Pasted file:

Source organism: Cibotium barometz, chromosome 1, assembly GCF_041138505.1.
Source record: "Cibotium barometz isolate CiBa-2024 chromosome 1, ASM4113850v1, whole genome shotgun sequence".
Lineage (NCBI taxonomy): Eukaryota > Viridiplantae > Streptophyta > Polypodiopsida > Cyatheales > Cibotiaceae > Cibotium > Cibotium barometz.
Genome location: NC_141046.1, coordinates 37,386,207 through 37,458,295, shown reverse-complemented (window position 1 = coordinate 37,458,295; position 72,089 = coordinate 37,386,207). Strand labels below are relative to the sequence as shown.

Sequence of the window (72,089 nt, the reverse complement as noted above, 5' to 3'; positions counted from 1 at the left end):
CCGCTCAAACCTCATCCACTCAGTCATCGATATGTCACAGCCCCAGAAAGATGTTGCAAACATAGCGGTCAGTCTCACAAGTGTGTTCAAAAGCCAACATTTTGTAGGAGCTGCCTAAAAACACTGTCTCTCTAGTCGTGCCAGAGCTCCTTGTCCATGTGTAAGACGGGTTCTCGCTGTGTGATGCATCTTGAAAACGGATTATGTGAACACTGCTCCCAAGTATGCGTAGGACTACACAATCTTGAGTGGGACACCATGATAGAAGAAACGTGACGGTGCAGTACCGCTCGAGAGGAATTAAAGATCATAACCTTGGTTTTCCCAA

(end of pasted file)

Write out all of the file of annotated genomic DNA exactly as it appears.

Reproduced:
Source organism: Cibotium barometz, chromosome 1, assembly GCF_041138505.1.
Source record: "Cibotium barometz isolate CiBa-2024 chromosome 1, ASM4113850v1, whole genome shotgun sequence".
Lineage (NCBI taxonomy): Eukaryota > Viridiplantae > Streptophyta > Polypodiopsida > Cyatheales > Cibotiaceae > Cibotium > Cibotium barometz.
Genome location: NC_141046.1, coordinates 37,386,207 through 37,458,295, shown reverse-complemented (window position 1 = coordinate 37,458,295; position 72,089 = coordinate 37,386,207). Strand labels below are relative to the sequence as shown.

Sequence of the window (72,089 nt, the reverse complement as noted above, 5' to 3'; positions counted from 1 at the left end):
CCGCTCAAACCTCATCCACTCAGTCATCGATATGTCACAGCCCCAGAAAGATGTTGCAAACATAGCGGTCAGTCTCACAAGTGTGTTCAAAAGCCAACATTTTGTAGGAGCTGCCTAAAAACACTGTCTCTCTAGTCGTGCCAGAGCTCCTTGTCCATGTGTAAGACGGGTTCTCGCTGTGTGATGCATCTTGAAAACGGATTATGTGAACACTGCTCCCAAGTATGCGTAGGACTACACAATCTTGAGTGGGACACCATGATAGAAGAAACGTGACGGTGCAGTACCGCTCGAGAGGAATTAAAGATCATAACCTTGGTTTTCCCAA